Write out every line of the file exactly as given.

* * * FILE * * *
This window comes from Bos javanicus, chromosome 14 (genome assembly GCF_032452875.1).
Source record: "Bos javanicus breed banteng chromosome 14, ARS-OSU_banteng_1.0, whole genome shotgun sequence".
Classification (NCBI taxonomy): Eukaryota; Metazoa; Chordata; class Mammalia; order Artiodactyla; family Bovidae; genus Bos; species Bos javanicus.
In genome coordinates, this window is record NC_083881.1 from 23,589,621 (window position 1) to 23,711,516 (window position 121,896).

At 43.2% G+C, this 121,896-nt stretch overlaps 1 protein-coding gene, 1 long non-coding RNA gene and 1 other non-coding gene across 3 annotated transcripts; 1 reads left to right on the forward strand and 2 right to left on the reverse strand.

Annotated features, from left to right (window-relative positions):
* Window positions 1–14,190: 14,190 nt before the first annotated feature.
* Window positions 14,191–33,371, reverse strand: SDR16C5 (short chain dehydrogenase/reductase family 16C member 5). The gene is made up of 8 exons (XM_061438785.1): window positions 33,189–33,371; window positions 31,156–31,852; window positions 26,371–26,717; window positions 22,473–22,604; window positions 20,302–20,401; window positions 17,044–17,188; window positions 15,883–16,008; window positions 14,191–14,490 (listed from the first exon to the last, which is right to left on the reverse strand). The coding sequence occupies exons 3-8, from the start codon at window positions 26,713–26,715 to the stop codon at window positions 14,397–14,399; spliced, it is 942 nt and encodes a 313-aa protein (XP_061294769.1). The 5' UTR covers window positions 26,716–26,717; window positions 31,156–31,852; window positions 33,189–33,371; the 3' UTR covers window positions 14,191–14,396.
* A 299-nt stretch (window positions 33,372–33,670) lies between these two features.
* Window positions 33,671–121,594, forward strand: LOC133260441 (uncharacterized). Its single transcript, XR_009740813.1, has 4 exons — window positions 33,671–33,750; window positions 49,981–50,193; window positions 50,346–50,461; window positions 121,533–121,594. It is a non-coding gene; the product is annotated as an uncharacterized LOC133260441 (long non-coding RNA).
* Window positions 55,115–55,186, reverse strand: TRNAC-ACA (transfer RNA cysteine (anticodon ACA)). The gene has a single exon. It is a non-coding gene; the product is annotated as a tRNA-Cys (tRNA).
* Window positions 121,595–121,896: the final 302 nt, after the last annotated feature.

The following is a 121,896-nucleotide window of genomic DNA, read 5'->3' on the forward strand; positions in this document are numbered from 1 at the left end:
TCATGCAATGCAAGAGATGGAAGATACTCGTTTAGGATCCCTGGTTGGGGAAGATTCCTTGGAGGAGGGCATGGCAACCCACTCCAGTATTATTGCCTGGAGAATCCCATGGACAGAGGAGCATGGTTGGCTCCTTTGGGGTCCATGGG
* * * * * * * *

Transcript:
This window comes from Bos javanicus, chromosome 14 (genome assembly GCF_032452875.1).
Source record: "Bos javanicus breed banteng chromosome 14, ARS-OSU_banteng_1.0, whole genome shotgun sequence".
Classification (NCBI taxonomy): Eukaryota; Metazoa; Chordata; class Mammalia; order Artiodactyla; family Bovidae; genus Bos; species Bos javanicus.
In genome coordinates, this window is record NC_083881.1 from 23,589,621 (window position 1) to 23,711,516 (window position 121,896).

At 43.2% G+C, this 121,896-nt stretch overlaps 1 protein-coding gene, 1 long non-coding RNA gene and 1 other non-coding gene across 3 annotated transcripts; 1 reads left to right on the forward strand and 2 right to left on the reverse strand.

Annotated features, from left to right (window-relative positions):
* Window positions 1–14,190: 14,190 nt before the first annotated feature.
* Window positions 14,191–33,371, reverse strand: SDR16C5 (short chain dehydrogenase/reductase family 16C member 5). The gene is made up of 8 exons (XM_061438785.1): window positions 33,189–33,371; window positions 31,156–31,852; window positions 26,371–26,717; window positions 22,473–22,604; window positions 20,302–20,401; window positions 17,044–17,188; window positions 15,883–16,008; window positions 14,191–14,490 (listed from the first exon to the last, which is right to left on the reverse strand). The coding sequence occupies exons 3-8, from the start codon at window positions 26,713–26,715 to the stop codon at window positions 14,397–14,399; spliced, it is 942 nt and encodes a 313-aa protein (XP_061294769.1). The 5' UTR covers window positions 26,716–26,717; window positions 31,156–31,852; window positions 33,189–33,371; the 3' UTR covers window positions 14,191–14,396.
* A 299-nt stretch (window positions 33,372–33,670) lies between these two features.
* Window positions 33,671–121,594, forward strand: LOC133260441 (uncharacterized). Its single transcript, XR_009740813.1, has 4 exons — window positions 33,671–33,750; window positions 49,981–50,193; window positions 50,346–50,461; window positions 121,533–121,594. It is a non-coding gene; the product is annotated as an uncharacterized LOC133260441 (long non-coding RNA).
* Window positions 55,115–55,186, reverse strand: TRNAC-ACA (transfer RNA cysteine (anticodon ACA)). The gene has a single exon. It is a non-coding gene; the product is annotated as a tRNA-Cys (tRNA).
* Window positions 121,595–121,896: the final 302 nt, after the last annotated feature.

The following is a 121,896-nucleotide window of genomic DNA, read 5'->3' on the forward strand; positions in this document are numbered from 1 at the left end:
TCATGCAATGCAAGAGATGGAAGATACTCGTTTAGGATCCCTGGTTGGGGAAGATTCCTTGGAGGAGGGCATGGCAACCCACTCCAGTATTATTGCCTGGAGAATCCCATGGACAGAGGAGCATGGTTGGCTCCTTTGGGGTCCATGGG